Lucky 13?

After a few more days of observation, I don’t believe the rapid heart rate and chest pressure I experience in the mornings is completely related to low blood sugar. I’m pretty sure that waking crystal clear –instead of lumbering out of bed in a fog and robotically and sluggishly beginning my morning mom duties– is allowing the previously dulled anxiety to really surface. The Whole30 book doesn’t have an entry in the index for “anxiety”. I’m shocked. I can’t be the only one out of hundreds of thousands who after removing sugar, alcohol and caffeine (and comforting grains and dairy) experiences unease of this sort.

The seemingly increased anxiety may not only be due to the removal of consumable anxiety maskers, but also to the added pressure of the program’s rules and the addition of my attempt to publicly share my experience in a way that is both honest and self-preserving. Which leads me to a confession. I must come clean about the effect TJ’s decision to go on a golf trip had on my spirits. It crushed me. Broke my heart. I so wanted this to be our thing. I wanted to experience 30 days of sobriety with him. I wanted to approach the essence of our relationship without the haze of booze and distraction. I wanted to work through the discomfort together and I wanted to get raw and go deep. And I held onto some hope that he would try to stay on the program even when indulging in the luxury of a trip that began and ended in a private-jet. This has not been the case. (To his defense, I don’t believe I ever actually stated all this out loud, using my voice.  I am making a mental note to self.)

So I’ve removed the security blanket of food and drink. I’ve been shed of the security of a team-like approach with my partner, and I’m left with myself. Here I am, and here is my pounding heart. This exposure is both terrifying and exciting. Thank god I’ve got a few tools in the toolbox. For instance, yesterday I was on my cushion three times before making it out the door at 9:00 a.m; I’ve still got a few friends on the program; I’m using calming essential oils to help me ground and step back in the moment; I’m also currently listening to the book, 10% Happier, by the news reporter Dan Harris. This is his very open and hilarious account of discovering mindful meditation after having a panic attack on national television. Coincidentally, I recently listened to the part where he uses the RAIN method to mindfully deal with his anxiety. This is a great reminder to practice this technique in my own life, and his version is so comedic that it helps me take myself a little less seriously.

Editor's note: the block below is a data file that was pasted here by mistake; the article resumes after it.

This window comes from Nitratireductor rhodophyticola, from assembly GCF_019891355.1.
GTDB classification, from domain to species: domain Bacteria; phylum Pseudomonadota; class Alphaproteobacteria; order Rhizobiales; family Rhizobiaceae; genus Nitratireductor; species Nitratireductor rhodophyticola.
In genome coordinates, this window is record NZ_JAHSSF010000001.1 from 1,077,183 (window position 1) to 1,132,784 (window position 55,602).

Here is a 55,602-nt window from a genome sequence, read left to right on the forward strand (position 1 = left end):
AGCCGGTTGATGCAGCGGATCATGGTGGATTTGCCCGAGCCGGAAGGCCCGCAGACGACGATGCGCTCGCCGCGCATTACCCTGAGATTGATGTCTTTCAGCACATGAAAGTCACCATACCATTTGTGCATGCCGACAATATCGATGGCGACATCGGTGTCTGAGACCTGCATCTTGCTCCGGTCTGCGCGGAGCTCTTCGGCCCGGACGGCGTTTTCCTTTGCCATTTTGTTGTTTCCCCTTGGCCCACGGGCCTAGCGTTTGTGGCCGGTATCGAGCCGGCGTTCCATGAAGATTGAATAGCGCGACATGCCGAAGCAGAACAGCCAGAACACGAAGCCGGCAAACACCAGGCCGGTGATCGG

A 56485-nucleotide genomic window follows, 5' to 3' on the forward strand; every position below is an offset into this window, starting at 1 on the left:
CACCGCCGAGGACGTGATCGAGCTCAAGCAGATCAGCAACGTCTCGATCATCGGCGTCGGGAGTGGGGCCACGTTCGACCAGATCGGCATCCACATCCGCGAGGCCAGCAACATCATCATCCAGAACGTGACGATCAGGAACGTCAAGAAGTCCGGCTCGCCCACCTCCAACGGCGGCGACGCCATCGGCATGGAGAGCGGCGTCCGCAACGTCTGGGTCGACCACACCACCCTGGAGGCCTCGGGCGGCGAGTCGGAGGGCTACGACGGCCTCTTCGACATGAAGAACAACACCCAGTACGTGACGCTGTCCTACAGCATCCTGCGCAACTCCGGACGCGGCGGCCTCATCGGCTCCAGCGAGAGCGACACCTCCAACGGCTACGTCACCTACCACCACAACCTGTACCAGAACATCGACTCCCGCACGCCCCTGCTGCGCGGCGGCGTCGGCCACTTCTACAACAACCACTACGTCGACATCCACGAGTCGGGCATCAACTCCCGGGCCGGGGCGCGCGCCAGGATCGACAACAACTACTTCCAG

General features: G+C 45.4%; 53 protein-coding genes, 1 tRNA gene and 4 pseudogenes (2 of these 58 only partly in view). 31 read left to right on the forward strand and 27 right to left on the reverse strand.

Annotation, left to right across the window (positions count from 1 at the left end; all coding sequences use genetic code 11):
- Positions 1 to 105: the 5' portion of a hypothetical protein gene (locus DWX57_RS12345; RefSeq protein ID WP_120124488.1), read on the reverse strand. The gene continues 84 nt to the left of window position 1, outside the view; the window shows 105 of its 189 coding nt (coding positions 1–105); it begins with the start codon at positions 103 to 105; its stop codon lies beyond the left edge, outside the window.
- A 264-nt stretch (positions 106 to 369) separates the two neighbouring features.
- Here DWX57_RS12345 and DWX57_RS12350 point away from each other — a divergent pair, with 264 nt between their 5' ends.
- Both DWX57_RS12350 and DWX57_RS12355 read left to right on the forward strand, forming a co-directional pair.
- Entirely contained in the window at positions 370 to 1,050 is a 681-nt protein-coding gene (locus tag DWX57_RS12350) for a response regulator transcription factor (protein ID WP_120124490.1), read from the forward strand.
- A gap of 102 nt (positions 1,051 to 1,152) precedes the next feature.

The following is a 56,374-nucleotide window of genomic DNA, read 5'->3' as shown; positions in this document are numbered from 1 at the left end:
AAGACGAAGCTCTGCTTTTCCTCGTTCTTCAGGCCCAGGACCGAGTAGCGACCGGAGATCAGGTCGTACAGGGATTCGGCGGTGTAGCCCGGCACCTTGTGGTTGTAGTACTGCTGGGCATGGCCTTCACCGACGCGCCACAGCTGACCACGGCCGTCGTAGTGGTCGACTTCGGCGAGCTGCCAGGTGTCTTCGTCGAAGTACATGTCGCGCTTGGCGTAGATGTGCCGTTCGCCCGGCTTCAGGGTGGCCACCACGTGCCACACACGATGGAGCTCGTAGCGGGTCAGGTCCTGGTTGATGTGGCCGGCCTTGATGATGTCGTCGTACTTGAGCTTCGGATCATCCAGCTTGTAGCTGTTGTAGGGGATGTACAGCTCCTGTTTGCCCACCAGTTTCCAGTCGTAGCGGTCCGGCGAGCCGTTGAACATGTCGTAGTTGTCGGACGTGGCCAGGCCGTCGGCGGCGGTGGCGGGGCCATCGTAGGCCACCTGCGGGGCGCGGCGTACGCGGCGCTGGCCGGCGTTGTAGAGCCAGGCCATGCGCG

Here’s the scoop:

Recognize that a strong emotion is occurring; turn toward it in a gentle and non-judgmental way. Name it. Naming it almost immediately lowers anxiety and creates space.

Allow whatever is happening to be just as it is; don’t suppress, push away or ignore, as fighting with it creates more tension.

Investigate the inner experience. What’s happening in my body? What may be causing it? What do I really need right now?

Non-identify. Acknowledge that I am not my emotions. Nor am I my thoughts. They come and go. I am that which is aware of my thoughts and emotions.

I’ve been working with this technique the last couple days, and I sort of feel like my anxiety is my little companion. It’s with me, beside me, coursing through me, but it’s not me. It’s like I’m making room for it on the couch. I feel I’m gaining some separation and unearthing some space.

At this point I’m fairly certain I’ll make to the end of thirty days, but I do hope I feel more joy and ease. I miss chocolate covered almonds and lunches out with friends where I eat what I order, not cutting off the ends of tuna that I didn’t realize was going to be panko fried and picking dry salad leaves out among veggies that seem to have been marinating in soy and sugar. (I admit having stepped off the plan to make these salad discoveries).

As I revisit my fears and intentions I see that many of both have manifested.

While acne and clothing imprints on my skin  has lessened, the eczema and dry skin is the same. I am sleeping well and waking alert and ready to go, but within minutes I am anxious. I am surviving without my comfort foods, but I don’t exactly feel comfort. My clothes fit great, my tummy is flat and I feel lean and strong, but I expend a crazy amount of energy prepping, planning and thinking about food.

Am I learning?


Am I more mindful?


2 thoughts on “Lucky 13?”

  1. so proud katie ! what an achievement! want to share ive lost 20 pounds by not emotionally eating. i would eat to just bury my emotions & not deal or feel. i felt alot of anxiety not being able to go eat a whole pie (exaggeration) but sometimes the truth….actually experienced panic attacks which i never “had” before as i just covered them with food.

    1. I’m so proud of you, Judy! Way to go! How did you learn to stop emotionally eating? Panic attacks are scary. The body is so powerful. I hope we both continue to learn how to listen to our bodies and feel our emotions so that we can take care of ourselves before we add another layer of issues (belly ache) on top of whatever it is that is going on.

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